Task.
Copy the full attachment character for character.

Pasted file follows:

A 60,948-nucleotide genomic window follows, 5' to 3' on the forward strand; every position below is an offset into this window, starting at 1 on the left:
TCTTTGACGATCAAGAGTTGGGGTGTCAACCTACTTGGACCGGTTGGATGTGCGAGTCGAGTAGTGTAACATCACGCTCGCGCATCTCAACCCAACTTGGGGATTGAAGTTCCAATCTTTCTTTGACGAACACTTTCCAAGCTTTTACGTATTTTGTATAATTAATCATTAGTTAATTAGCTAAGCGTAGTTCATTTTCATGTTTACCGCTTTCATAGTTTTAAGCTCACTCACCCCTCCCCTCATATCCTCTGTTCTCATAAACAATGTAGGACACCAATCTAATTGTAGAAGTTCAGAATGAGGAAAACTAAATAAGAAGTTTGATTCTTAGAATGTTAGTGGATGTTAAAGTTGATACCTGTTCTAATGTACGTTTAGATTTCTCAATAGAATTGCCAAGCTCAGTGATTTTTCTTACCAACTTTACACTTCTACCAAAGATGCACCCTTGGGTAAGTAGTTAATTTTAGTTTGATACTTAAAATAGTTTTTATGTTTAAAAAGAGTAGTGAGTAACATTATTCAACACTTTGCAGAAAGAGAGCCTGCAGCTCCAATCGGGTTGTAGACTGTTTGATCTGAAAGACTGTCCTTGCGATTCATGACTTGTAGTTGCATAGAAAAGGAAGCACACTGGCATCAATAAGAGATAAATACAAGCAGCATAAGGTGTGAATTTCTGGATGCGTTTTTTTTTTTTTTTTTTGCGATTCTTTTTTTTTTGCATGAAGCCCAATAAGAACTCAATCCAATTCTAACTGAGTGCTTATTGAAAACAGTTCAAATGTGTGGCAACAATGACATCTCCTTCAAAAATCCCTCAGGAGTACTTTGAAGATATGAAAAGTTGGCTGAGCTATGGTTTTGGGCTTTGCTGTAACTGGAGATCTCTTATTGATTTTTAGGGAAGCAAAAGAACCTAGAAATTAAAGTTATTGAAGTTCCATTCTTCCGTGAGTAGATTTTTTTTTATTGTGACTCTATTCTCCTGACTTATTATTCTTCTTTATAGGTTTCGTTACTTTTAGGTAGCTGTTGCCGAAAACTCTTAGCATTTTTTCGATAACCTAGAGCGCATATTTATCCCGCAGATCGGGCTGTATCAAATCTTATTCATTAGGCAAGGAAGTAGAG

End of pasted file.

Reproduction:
A 60,948-nucleotide genomic window follows, 5' to 3' on the forward strand; every position below is an offset into this window, starting at 1 on the left:
TCTTTGACGATCAAGAGTTGGGGTGTCAACCTACTTGGACCGGTTGGATGTGCGAGTCGAGTAGTGTAACATCACGCTCGCGCATCTCAACCCAACTTGGGGATTGAAGTTCCAATCTTTCTTTGACGAACACTTTCCAAGCTTTTACGTATTTTGTATAATTAATCATTAGTTAATTAGCTAAGCGTAGTTCATTTTCATGTTTACCGCTTTCATAGTTTTAAGCTCACTCACCCCTCCCCTCATATCCTCTGTTCTCATAAACAATGTAGGACACCAATCTAATTGTAGAAGTTCAGAATGAGGAAAACTAAATAAGAAGTTTGATTCTTAGAATGTTAGTGGATGTTAAAGTTGATACCTGTTCTAATGTACGTTTAGATTTCTCAATAGAATTGCCAAGCTCAGTGATTTTTCTTACCAACTTTACACTTCTACCAAAGATGCACCCTTGGGTAAGTAGTTAATTTTAGTTTGATACTTAAAATAGTTTTTATGTTTAAAAAGAGTAGTGAGTAACATTATTCAACACTTTGCAGAAAGAGAGCCTGCAGCTCCAATCGGGTTGTAGACTGTTTGATCTGAAAGACTGTCCTTGCGATTCATGACTTGTAGTTGCATAGAAAAGGAAGCACACTGGCATCAATAAGAGATAAATACAAGCAGCATAAGGTGTGAATTTCTGGATGCGTTTTTTTTTTTTTTTTTTGCGATTCTTTTTTTTTTGCATGAAGCCCAATAAGAACTCAATCCAATTCTAACTGAGTGCTTATTGAAAACAGTTCAAATGTGTGGCAACAATGACATCTCCTTCAAAAATCCCTCAGGAGTACTTTGAAGATATGAAAAGTTGGCTGAGCTATGGTTTTGGGCTTTGCTGTAACTGGAGATCTCTTATTGATTTTTAGGGAAGCAAAAGAACCTAGAAATTAAAGTTATTGAAGTTCCATTCTTCCGTGAGTAGATTTTTTTTTATTGTGACTCTATTCTCCTGACTTATTATTCTTCTTTATAGGTTTCGTTACTTTTAGGTAGCTGTTGCCGAAAACTCTTAGCATTTTTTCGATAACCTAGAGCGCATATTTATCCCGCAGATCGGGCTGTATCAAATCTTATTCATTAGGCAAGGAAGTAGAG